Where else can you eat, drink, listen to music, and buy books, all in one place?  Afterwords, part of Kramerbooks, that’s where, and not surprisingly, a D.C. institution.  While I don’t think their desserts are anything to, uh, write home about– if it’s 3 in the morning on Saturday night, and you find yourself, as I often do, simply unable to go to bed until you’ve had a piece of goober pie, then this place is a godsend.

The goods (obtained via takeout in un-eco-friendly plastic containers):

The double chocolate cake had ok cake, ok frosting, and decent chocolate fudge– the problem was a large chunk of said frosting in the middle of the slice that was too sweet and rich to deal with.  The pecan pie had a tasty enough filling with a dry, boring crust that is made to be left behind.  The key lime pie was quite good, though, with a great balance of sweet and tart.  The menu claims it’s made with real Key limes, which I’m inclined to believe, since it really was excellent– I’d eat this while half-asleep again.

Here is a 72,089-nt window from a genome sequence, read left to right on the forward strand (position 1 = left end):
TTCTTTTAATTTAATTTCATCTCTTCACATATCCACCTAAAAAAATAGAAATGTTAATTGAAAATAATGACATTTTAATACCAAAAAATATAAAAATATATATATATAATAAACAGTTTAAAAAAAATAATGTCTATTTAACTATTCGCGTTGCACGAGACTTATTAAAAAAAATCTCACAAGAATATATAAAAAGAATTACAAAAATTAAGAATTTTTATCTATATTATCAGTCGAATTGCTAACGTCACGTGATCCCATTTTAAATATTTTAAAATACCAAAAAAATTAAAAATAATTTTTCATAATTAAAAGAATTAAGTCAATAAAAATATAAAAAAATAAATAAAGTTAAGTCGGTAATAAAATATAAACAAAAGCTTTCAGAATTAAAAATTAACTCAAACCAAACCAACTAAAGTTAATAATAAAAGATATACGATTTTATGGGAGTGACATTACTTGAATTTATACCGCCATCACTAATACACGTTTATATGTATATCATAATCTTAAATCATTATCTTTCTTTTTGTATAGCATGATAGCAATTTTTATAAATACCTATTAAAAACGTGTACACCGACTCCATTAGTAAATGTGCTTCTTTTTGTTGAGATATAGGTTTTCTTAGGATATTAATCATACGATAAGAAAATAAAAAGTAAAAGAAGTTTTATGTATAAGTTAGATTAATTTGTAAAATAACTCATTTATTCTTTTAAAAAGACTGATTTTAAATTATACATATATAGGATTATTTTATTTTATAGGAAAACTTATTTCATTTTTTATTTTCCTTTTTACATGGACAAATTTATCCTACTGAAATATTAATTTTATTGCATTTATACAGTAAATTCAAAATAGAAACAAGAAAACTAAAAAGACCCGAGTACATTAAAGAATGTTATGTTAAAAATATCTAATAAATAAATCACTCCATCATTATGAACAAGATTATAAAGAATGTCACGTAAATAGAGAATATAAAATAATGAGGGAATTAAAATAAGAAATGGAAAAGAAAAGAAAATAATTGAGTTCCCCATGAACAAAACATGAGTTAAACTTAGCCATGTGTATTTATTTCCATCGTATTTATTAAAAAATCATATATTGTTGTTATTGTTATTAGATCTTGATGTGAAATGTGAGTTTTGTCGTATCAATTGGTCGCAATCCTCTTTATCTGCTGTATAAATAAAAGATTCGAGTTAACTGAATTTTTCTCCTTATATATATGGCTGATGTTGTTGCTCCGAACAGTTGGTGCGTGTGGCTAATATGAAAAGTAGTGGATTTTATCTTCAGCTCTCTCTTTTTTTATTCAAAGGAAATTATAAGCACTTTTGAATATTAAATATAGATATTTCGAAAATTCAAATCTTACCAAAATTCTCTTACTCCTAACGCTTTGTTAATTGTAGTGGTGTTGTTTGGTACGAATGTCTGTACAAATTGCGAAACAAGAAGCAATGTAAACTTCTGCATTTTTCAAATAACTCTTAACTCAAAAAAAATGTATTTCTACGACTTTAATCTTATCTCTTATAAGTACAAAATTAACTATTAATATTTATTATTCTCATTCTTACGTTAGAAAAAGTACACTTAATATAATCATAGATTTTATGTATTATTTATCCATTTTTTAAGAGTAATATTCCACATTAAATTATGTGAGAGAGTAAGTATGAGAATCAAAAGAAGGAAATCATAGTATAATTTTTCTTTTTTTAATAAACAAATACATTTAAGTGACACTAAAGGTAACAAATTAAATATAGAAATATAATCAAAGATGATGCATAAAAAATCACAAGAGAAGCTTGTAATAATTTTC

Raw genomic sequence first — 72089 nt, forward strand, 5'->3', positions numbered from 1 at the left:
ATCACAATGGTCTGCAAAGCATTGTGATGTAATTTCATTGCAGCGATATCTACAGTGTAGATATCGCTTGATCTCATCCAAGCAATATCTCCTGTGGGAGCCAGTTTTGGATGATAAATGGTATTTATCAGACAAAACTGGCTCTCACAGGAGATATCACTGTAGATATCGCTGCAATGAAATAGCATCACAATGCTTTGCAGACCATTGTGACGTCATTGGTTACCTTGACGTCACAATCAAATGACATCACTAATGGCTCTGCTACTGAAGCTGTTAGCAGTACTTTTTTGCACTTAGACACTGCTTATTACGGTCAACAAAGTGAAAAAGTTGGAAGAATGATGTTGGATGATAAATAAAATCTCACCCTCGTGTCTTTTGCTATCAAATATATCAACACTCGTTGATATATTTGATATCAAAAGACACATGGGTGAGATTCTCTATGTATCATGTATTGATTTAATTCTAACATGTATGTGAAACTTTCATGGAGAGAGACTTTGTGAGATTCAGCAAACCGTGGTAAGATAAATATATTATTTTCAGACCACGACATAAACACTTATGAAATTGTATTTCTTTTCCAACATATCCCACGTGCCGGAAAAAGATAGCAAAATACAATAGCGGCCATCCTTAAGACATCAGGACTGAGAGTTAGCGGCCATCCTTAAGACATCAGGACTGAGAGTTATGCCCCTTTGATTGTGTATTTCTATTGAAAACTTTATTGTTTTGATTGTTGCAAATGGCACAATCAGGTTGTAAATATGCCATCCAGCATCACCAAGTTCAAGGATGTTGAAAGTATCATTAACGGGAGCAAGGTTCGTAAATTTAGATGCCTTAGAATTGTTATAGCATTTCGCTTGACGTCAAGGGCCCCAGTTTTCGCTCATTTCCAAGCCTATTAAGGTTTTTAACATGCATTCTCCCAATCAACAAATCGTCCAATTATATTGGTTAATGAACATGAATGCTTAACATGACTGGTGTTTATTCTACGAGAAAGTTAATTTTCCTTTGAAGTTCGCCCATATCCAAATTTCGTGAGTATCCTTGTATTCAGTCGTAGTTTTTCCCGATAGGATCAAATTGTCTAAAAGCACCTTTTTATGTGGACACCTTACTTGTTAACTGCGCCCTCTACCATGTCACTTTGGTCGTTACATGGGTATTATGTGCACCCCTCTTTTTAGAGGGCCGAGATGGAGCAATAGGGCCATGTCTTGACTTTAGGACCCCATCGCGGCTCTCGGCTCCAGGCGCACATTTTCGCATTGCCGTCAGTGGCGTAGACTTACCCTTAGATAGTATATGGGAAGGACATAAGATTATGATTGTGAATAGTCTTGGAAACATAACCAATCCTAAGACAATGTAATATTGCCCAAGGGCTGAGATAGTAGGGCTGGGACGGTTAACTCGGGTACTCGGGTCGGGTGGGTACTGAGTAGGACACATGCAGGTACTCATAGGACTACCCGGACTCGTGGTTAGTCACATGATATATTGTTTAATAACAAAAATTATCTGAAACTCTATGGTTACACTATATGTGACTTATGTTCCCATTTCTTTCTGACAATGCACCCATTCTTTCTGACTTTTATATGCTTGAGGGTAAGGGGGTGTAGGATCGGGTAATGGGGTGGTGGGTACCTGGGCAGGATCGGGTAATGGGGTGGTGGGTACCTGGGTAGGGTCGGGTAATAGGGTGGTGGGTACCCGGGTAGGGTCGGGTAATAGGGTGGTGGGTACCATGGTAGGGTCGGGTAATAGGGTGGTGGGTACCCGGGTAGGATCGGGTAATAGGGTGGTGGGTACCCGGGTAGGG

Kramerbooks & Afterwords Café
1517 Connecticut Avenue
Washington, D.C.  20036
202-387-3825
http://www.kramers.com/index.cfm

Next stop: Baked and Wired

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D.C. Dessert Roundup РCapital Confections Part 3: Caf̩ Saint-Ex

Sunday, December 13th, 2009 | Restaurants, Travel | 2 Comments